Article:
After months of rumors, speculations, and pictures, the T-Mobile (HTC) myTouch 4G is finally available. It's the carrier's second 4G-capable (HSPA+) device, and offers the recently released T-Mobile G2 a run for its money. It's available now for $199.99 with a two-year agreement, and so far, I've been very pleased with it. Here's what I've discovered thus far:
Like myTouch devices of the past, the 4G comes in a nifty little pouch with an AC adapter module, USB cable, earbuds, and instruction manuals.
The 3.8-inch LCD offers 800 x 480 pixels and 65,000 colors. While the specs aren't impressive compared to the AMOLEDs of the world, I'm incredibly surprised with how crisp the display looks. Colors are very rich, and pictures look great.
The myTouch 4G feels great in the hand, and there's no creaking whatsoever. The device is made with premium materials, and the chrome accents and metal battery door are a nice touch. At 5 ounces, the phone is a perfect weight, and
The myTouch 4G runs Android 2.2 with an updated myTouch-themed version of HTC's Sense UI. Those transitioning from a Sense-based device will find the user interface familiar, though there are some differences. Icons are boxed, there are a few new options in the phone application, and the myTouch version comes with seven "themes" for you to choose from. At first, I missed the simplicity of the standard Sense, but the myTouch version continues to grow on me. If you don't care for the myTouch version of Sense, there are several homescreen alternatives in the Android Market.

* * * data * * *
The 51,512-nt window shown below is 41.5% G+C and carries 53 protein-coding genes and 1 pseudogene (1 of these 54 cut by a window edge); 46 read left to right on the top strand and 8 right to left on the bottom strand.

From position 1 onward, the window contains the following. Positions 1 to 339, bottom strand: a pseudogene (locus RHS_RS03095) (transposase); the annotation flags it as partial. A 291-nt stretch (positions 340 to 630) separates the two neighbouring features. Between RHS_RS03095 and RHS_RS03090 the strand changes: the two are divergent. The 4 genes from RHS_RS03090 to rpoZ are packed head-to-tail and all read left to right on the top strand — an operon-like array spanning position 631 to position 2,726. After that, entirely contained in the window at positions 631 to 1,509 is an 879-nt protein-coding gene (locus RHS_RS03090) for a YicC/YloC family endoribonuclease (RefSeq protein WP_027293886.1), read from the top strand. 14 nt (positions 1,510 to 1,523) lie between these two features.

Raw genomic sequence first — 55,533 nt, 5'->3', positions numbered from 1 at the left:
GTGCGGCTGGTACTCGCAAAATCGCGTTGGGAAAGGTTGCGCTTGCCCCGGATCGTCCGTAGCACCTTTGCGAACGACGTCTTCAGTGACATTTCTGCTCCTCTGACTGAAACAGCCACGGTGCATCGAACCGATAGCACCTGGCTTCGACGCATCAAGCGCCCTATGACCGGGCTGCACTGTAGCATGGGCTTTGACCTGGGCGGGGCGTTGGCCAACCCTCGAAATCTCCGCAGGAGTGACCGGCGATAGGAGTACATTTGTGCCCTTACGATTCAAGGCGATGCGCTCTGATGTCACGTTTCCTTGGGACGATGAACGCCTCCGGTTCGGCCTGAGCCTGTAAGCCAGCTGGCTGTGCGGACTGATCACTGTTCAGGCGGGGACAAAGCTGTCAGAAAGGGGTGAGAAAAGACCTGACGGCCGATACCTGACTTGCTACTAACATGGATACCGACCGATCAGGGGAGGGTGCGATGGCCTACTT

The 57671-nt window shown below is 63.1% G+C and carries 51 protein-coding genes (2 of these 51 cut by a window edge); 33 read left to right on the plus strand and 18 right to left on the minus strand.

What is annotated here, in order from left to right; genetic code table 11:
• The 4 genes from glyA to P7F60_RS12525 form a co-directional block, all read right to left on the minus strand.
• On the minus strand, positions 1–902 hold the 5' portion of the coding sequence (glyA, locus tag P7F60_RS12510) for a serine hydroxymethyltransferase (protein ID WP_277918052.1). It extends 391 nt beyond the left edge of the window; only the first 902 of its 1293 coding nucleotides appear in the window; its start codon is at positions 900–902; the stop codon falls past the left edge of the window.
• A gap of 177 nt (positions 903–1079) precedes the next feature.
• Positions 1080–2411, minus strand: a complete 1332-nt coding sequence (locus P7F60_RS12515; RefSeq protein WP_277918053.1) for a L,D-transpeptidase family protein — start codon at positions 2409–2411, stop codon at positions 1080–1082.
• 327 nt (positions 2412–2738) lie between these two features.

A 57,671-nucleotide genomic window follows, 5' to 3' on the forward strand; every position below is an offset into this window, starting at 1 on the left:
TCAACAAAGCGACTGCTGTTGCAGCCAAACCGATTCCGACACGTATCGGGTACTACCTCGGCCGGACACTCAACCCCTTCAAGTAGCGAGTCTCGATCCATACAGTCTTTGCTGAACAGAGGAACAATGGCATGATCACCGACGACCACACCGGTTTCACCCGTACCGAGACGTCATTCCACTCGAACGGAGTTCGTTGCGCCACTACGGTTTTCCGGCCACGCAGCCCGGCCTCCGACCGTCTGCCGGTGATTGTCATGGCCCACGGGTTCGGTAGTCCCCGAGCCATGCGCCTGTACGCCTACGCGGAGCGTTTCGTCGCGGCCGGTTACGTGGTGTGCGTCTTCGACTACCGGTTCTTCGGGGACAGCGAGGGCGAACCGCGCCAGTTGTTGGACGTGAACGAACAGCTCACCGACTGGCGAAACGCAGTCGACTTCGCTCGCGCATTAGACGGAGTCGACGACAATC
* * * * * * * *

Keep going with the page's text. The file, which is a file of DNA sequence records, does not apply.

On that note, the phone is powered by a 1 GHz Snapdragon processor, so there was little to no lag. The 1.2 GB (approximately) of internal storage is a nice touch, though Android 2.2 allows apps to be saved to the microSD memory card. With an 8 GB microSD card included in the box, you should be good to go.
I've been impressed with the 5-megapixel camera, though I've noticed an interesting issue. The autofocus does a great job and zooms in appropriately, but the picture often comes out slightly blurry. I haven't tested video quality yet. The myTouch 4G offers a front-facing camera for video calling (or taking pictures of yourself).
Call quality has been good thus far. My callers reported great results, with one telling me that I sounded like I was on a landline. Earpiece volume is great (I had to turn it down, which is always a good sign), and the speakerphone is equally loud. I haven't had time to take it to a T-Mobile dead spot yet - stay tuned for that in the full review.
Like the T-Mobile G2, the myTouch 4G uses the "H" icon for everything; outside of checking the settings, there's no way to tell whether you're on HSPA+ or HSDPA. Sadly, in the times I've been in HSPA+ areas, I've been very disappointed with speeds. In one test that I did during an off-peak time, I reached a download speed of 5.2 Mbps, but the myTouch 4G typically hovers in the 2-2.5 Mbps range.
The phone has a 1,400 mAh battery, and oddly enough, battery life has been better than 1,500 mAh devices like the Samsung Galaxy S line and the EVO 4G. With moderate use that involved calling, text messaging, e-mail, use of apps, and quite a bit of web browsing, I was able to make it well into the evening before the low battery warning flashed. Given Android's poor history when it comes to battery life, I've been very impresssed.